A few days ago I got involved in a chat about the usage of Object-oriented design patterns. I brought up the problematic of their usage when not needed, that ends up in adapting the code to the pattern and altering it, risking to increase its complexity. I mentioned an example of usage of the Observer design pattern, that I’ve seen used even where one object A (Subject) just needed to keep an array of reference of objects B (Observers), but B didn’t actually need to refer back to A.
The observer pattern is a software design pattern in which an object, called the subject, maintains a list of its dependents, called observers, and notifies them automatically of any state changes, usually by calling one of their methods.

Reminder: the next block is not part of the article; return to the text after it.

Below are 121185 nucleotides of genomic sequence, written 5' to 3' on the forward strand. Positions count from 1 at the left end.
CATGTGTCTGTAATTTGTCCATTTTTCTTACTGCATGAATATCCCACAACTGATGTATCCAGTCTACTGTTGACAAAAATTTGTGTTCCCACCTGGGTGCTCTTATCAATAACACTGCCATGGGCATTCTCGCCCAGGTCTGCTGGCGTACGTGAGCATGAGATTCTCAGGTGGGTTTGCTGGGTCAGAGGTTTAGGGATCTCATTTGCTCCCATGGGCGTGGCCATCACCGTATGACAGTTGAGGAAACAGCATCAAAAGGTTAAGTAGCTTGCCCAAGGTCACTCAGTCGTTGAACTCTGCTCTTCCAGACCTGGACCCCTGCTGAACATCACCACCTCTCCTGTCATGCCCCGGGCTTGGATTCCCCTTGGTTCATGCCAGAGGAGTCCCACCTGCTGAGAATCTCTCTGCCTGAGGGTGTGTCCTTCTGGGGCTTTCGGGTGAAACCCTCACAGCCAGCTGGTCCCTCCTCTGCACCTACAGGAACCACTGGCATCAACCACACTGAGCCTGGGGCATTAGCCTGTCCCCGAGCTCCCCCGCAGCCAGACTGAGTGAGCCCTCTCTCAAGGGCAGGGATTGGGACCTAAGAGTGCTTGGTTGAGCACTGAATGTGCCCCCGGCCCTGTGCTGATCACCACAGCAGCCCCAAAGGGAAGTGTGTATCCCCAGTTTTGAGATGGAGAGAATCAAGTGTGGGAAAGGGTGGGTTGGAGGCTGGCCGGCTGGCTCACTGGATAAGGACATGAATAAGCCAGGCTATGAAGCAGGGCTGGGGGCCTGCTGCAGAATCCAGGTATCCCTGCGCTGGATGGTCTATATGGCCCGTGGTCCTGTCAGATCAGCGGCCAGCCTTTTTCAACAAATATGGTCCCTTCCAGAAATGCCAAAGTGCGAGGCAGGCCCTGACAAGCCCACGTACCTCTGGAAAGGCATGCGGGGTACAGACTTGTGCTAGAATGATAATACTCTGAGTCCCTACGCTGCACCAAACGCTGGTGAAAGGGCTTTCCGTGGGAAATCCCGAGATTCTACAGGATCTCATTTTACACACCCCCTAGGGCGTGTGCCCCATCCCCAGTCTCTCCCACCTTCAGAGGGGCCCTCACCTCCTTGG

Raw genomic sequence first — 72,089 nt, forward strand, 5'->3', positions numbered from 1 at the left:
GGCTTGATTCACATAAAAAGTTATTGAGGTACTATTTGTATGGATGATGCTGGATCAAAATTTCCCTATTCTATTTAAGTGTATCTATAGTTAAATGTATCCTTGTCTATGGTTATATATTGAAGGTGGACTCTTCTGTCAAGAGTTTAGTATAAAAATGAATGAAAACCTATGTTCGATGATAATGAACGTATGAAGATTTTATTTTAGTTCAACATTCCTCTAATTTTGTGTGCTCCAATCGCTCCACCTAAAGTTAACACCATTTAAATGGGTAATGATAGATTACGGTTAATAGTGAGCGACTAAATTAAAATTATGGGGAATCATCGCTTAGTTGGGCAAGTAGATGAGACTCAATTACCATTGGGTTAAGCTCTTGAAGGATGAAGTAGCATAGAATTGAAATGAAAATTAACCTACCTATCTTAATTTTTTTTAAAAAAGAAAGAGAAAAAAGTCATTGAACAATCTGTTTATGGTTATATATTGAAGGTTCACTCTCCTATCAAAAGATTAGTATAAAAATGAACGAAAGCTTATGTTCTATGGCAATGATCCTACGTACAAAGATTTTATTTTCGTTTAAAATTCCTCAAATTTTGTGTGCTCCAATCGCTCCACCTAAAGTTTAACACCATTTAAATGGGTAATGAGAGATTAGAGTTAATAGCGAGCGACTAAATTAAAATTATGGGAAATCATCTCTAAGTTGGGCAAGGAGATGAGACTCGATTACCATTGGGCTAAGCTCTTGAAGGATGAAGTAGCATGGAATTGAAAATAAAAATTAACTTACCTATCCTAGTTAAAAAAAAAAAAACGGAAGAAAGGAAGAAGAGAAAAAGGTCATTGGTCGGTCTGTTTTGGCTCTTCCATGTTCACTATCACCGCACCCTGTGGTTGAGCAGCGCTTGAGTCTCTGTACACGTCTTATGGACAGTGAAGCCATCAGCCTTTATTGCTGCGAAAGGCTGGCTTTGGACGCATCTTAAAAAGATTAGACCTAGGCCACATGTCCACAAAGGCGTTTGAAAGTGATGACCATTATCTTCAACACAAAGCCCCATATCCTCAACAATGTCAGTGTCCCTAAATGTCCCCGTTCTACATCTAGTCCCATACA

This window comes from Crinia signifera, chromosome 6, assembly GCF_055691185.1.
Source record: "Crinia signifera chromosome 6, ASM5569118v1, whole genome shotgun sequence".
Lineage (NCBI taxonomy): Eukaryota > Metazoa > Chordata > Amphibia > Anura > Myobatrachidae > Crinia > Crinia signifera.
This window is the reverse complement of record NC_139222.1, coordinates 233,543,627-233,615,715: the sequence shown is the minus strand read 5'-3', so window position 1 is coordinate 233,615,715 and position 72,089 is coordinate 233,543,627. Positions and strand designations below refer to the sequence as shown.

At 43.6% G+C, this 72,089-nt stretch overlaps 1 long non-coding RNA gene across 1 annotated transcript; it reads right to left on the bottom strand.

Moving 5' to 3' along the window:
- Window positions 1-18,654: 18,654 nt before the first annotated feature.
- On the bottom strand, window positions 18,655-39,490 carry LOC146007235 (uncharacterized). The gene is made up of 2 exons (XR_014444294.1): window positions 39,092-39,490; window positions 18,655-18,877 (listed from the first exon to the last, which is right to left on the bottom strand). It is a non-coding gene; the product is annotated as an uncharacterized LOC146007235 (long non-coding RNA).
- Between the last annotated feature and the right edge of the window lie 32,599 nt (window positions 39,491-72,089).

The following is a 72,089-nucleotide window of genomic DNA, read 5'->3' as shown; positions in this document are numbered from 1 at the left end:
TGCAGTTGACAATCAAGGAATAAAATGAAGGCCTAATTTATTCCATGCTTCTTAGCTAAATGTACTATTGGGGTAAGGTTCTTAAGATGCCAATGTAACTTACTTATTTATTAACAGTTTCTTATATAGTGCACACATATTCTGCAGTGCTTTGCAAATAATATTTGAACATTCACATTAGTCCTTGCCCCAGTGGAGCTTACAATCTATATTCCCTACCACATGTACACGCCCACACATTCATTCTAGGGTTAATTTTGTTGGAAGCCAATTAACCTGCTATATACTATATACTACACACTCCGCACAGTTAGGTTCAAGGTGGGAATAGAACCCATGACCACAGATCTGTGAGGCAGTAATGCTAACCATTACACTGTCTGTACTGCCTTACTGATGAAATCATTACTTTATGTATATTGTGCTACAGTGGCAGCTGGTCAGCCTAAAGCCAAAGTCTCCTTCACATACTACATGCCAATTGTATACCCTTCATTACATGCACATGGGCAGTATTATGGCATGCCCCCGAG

In this post, I’ll expose a case where the usage of that pattern is very simple to understand: a Newsletter system, with senders (Subject) and subscribers (Observers).
In this example, we have two users, John and Mike who both subscribe to the NewsletterSender (Subject). When the email is sent, both are notified by
NewsletterSender::notifySubscribers() that iterates the users and call their
update() passing its reference. Via this reference, the users will then be able to call the getter to read the email. So, John and Mike will both receive the reference to the NewsletterSender, John will print out the email text, but Mike only decides to say that there is an email (different implementation).